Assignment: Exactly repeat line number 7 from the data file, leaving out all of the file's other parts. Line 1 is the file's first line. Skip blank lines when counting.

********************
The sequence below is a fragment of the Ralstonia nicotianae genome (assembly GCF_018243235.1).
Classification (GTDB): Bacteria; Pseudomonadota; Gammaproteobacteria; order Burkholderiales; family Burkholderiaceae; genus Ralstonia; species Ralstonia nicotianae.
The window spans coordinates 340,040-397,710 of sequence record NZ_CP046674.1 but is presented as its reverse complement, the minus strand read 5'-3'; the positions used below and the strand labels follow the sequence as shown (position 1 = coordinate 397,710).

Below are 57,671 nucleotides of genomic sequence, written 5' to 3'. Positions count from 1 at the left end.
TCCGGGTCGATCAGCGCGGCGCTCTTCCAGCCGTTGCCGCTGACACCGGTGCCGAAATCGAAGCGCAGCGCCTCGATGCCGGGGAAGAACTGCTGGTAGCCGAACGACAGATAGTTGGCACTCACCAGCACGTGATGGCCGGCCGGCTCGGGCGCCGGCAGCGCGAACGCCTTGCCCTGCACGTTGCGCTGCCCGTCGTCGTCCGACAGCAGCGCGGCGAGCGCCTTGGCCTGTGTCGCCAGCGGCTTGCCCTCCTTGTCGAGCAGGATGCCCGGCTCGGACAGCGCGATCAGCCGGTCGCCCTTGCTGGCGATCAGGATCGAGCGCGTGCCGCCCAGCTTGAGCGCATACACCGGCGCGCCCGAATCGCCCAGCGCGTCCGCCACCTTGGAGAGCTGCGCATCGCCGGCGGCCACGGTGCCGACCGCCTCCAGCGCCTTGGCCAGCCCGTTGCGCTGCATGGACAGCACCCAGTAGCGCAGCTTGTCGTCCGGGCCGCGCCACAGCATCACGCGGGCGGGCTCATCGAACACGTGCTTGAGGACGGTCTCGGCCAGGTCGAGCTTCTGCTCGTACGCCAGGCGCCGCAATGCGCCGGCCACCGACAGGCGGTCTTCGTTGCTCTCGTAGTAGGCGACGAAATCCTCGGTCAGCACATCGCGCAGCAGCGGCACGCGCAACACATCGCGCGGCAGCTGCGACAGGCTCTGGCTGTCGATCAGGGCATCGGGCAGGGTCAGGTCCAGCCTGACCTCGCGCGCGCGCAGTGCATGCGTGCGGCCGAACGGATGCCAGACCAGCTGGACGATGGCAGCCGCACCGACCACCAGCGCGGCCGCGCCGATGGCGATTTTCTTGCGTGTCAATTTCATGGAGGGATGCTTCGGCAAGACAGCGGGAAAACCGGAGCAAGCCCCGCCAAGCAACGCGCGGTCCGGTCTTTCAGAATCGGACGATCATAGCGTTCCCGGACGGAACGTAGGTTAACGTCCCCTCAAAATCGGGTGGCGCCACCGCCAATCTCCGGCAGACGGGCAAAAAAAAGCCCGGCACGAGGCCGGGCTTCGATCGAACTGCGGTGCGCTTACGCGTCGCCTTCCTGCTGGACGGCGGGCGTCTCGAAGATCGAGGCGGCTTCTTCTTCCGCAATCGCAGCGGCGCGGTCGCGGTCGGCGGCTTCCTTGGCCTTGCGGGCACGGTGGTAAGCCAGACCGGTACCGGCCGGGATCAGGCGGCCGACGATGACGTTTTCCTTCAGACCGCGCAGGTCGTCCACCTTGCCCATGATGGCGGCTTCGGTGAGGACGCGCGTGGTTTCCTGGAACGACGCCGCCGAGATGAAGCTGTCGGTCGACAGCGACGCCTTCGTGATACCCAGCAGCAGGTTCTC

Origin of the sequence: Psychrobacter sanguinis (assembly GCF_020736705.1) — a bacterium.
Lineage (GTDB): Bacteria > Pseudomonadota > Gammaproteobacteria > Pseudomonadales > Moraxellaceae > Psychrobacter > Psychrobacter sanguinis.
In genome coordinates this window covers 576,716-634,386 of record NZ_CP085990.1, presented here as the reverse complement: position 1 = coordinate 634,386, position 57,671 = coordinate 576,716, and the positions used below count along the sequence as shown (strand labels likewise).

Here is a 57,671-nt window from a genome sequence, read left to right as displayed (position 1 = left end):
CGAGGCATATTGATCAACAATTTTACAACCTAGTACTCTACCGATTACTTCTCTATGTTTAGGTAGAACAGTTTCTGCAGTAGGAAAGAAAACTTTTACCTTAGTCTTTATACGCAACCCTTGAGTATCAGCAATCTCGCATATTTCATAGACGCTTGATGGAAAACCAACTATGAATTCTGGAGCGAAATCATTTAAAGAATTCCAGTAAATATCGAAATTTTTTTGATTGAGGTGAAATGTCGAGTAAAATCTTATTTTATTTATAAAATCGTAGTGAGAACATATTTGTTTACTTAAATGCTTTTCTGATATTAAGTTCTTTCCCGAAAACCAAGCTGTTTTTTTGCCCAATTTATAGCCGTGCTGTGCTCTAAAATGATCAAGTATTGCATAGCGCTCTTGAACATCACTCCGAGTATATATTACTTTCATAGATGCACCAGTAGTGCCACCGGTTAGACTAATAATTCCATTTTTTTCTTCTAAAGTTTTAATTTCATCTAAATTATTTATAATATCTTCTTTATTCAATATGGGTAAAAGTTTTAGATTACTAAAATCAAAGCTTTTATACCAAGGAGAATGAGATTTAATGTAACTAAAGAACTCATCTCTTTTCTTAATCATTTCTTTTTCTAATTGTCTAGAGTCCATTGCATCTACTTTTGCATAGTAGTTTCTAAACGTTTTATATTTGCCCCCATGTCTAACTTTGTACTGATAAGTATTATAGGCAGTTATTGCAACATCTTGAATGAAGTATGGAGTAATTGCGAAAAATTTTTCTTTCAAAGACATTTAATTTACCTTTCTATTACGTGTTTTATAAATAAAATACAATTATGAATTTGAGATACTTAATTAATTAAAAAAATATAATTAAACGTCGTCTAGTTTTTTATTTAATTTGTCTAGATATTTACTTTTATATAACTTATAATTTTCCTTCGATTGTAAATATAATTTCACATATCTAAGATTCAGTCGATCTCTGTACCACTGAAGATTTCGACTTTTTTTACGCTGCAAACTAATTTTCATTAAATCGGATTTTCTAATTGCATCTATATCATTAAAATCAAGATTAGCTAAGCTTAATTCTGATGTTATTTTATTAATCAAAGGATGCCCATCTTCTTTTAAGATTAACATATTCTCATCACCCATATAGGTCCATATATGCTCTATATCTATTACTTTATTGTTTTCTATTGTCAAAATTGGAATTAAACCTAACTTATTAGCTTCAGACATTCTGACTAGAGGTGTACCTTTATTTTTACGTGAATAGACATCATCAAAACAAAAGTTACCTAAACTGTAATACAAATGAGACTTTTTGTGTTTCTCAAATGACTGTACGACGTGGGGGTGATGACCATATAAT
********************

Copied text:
Lineage (GTDB): Bacteria > Pseudomonadota > Gammaproteobacteria > Pseudomonadales > Moraxellaceae > Psychrobacter > Psychrobacter sanguinis.